Want to recover attorneys’ fees in Missouri? Make sure you use the magic words

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Explore:  Attorney's Fees

It has been the longstanding rule in Missouri that a litigant may recover his attorneys’ fees and costs from the losing party if the underlying contract expressly authorizes the award of attorneys’ fees. But Missouri courts take very seriously the requirement that attorneys’ fees be expressly authorized. The Missouri Western District Court of Appeals recently reinforced this in their opinion Midland Property Partners, LLC v. Richard Watkins, WD76027.

The case stemmed from appellant Richard Watkins’ failure to make payments of $79,500 in promissory notes he executed in favor of the other members of commercial real estate management company MCI Partners, LLC. The members each sued Watkins for breach of the promissory notes and requested their attorneys’ fees.

The Circuit Court of Jackson County ruled in favor of MCI Partners’ members and awarded them fees based on a provision in the promissory notes. The provision required Watkins to pay “all reasonable costs incurred by [MCI Partners’ members] in collecting or enforcing payment [of the Notes].”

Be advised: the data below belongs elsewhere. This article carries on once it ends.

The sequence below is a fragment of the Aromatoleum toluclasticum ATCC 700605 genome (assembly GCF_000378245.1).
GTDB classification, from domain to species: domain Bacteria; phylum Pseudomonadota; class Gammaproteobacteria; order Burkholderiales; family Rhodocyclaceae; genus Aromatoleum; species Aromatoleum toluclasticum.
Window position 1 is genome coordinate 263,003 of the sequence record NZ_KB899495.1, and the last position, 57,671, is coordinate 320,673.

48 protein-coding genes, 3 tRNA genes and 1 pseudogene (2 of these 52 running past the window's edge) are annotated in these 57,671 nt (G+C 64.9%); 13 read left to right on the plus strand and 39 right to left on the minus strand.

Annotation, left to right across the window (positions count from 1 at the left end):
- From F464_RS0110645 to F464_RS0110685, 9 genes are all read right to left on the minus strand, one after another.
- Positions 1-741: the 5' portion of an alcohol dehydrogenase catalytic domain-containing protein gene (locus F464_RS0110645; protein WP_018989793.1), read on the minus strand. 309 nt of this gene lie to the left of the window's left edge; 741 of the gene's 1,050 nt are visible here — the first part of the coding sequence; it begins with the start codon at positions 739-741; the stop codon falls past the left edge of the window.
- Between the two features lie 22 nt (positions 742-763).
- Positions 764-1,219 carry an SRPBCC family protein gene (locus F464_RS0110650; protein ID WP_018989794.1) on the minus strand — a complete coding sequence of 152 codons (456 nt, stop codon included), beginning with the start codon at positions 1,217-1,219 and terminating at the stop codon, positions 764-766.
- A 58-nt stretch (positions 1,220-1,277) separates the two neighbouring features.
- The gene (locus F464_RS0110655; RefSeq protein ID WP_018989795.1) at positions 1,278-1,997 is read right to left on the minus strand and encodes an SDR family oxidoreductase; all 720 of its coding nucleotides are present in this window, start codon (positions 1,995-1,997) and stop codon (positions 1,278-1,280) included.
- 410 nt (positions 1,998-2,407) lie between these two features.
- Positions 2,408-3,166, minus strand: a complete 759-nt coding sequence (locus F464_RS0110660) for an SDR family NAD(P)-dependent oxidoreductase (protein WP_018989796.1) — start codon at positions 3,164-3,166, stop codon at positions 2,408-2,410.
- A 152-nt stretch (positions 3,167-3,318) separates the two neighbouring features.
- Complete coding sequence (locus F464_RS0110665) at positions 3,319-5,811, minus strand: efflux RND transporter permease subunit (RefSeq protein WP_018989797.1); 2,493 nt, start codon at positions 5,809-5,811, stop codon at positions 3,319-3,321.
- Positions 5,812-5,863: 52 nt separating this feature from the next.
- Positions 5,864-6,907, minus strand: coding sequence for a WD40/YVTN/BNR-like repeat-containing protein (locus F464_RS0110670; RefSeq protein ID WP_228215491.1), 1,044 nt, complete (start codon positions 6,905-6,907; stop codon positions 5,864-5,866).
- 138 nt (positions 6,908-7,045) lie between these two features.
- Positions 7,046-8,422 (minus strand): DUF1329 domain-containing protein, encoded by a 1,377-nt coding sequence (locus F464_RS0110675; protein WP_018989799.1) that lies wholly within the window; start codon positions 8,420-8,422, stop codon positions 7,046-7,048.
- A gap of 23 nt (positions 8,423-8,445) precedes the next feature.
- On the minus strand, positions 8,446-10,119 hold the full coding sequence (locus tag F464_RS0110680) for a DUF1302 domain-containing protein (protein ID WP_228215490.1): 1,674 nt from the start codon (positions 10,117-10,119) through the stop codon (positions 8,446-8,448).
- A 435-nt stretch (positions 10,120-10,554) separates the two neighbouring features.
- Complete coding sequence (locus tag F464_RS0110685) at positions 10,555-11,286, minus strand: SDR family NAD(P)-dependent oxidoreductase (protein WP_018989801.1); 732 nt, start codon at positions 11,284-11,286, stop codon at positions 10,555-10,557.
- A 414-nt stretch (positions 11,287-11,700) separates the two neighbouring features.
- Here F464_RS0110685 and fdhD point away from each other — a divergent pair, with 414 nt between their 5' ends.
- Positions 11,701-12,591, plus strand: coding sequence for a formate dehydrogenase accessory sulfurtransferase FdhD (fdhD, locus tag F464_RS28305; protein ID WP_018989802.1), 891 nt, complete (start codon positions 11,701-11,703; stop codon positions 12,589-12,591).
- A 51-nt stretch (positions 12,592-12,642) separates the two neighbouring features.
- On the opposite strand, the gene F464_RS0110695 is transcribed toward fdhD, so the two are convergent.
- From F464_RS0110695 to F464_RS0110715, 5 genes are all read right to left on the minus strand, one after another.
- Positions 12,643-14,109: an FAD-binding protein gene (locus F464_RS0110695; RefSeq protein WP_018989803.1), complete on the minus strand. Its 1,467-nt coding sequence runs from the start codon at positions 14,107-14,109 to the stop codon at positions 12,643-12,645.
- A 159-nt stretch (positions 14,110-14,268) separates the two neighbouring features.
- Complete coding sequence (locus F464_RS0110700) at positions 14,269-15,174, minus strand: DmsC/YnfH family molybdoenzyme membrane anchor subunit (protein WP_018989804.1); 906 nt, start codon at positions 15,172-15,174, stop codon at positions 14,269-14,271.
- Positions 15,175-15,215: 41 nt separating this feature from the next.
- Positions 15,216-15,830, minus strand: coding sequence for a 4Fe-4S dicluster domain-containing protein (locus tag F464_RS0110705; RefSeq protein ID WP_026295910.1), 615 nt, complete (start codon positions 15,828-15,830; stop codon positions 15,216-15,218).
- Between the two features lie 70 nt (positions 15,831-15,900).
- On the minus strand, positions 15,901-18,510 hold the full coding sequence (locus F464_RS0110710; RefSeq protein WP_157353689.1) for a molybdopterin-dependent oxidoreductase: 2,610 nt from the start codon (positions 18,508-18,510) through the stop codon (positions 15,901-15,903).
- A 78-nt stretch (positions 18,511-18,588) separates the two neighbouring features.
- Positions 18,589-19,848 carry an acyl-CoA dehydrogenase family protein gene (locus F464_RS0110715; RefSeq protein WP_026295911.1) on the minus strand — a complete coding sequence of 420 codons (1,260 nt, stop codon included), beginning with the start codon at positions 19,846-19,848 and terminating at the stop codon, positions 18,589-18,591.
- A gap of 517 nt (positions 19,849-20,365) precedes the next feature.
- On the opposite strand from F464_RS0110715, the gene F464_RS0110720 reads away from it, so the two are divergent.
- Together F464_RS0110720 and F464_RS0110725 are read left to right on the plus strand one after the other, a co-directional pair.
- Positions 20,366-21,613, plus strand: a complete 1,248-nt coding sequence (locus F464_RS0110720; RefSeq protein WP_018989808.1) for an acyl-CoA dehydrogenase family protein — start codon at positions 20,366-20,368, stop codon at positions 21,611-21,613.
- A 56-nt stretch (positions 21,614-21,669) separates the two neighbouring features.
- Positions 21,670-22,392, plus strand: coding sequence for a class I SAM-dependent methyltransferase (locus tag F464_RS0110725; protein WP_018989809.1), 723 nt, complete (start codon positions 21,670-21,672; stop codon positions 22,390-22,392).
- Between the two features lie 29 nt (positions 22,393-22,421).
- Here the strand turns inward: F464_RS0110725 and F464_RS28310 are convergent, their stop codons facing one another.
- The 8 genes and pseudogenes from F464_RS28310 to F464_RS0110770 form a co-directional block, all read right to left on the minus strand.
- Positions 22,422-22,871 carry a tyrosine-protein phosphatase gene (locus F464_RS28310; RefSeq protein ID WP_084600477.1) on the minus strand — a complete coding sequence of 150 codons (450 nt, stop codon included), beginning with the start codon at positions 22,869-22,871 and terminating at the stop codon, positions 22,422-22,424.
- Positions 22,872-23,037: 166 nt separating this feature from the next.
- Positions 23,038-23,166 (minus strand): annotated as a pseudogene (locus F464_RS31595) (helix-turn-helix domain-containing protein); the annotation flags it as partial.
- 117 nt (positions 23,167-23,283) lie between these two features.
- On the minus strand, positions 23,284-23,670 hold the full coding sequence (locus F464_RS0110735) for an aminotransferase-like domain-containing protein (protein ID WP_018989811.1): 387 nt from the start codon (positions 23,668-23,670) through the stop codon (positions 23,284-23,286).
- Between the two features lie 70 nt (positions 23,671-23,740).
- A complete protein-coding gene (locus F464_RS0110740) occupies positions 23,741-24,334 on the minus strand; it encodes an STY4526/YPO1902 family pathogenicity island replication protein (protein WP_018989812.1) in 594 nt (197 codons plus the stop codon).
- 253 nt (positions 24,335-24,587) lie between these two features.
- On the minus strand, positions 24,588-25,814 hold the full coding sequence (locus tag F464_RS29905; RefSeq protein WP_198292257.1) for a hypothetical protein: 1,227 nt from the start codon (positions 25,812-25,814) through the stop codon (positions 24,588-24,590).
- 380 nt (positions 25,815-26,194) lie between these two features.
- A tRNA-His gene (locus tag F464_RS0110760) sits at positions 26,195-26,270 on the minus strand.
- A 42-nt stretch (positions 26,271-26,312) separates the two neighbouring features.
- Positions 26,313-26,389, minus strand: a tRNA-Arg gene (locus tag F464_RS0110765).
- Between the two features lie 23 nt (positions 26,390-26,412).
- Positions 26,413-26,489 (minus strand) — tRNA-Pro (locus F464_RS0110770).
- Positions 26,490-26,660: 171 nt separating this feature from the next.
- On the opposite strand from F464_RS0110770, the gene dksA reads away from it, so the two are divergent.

On appeal, Watkins argued that the term “costs” did not clearly encompass attorneys’ fees, and that the Circuit Court’s award of attorneys’ fees was in error. The Appellate Court agreed, reversing the Circuit Court and holding that the allowance for recovery of “costs” in the notes was insufficient to expressly authorize an award of attorneys’ fees. 

The lesson to litigants who hope to recover fees? Make sure your contract specifically provides for an award of “attorneys’ fees” rather than simply allowing for the recovery of costs and expenses.

In a post next week, we’ll examine another interesting outcome of this case related to the enforceability of jury waiver provisions in contracts.

Topics:  Attorney's Fees

Published In: Civil Remedies Updates, General Business Updates

DISCLAIMER: Because of the generality of this update, the information provided herein may not be applicable in all situations and should not be acted upon without specific legal advice based on particular situations.

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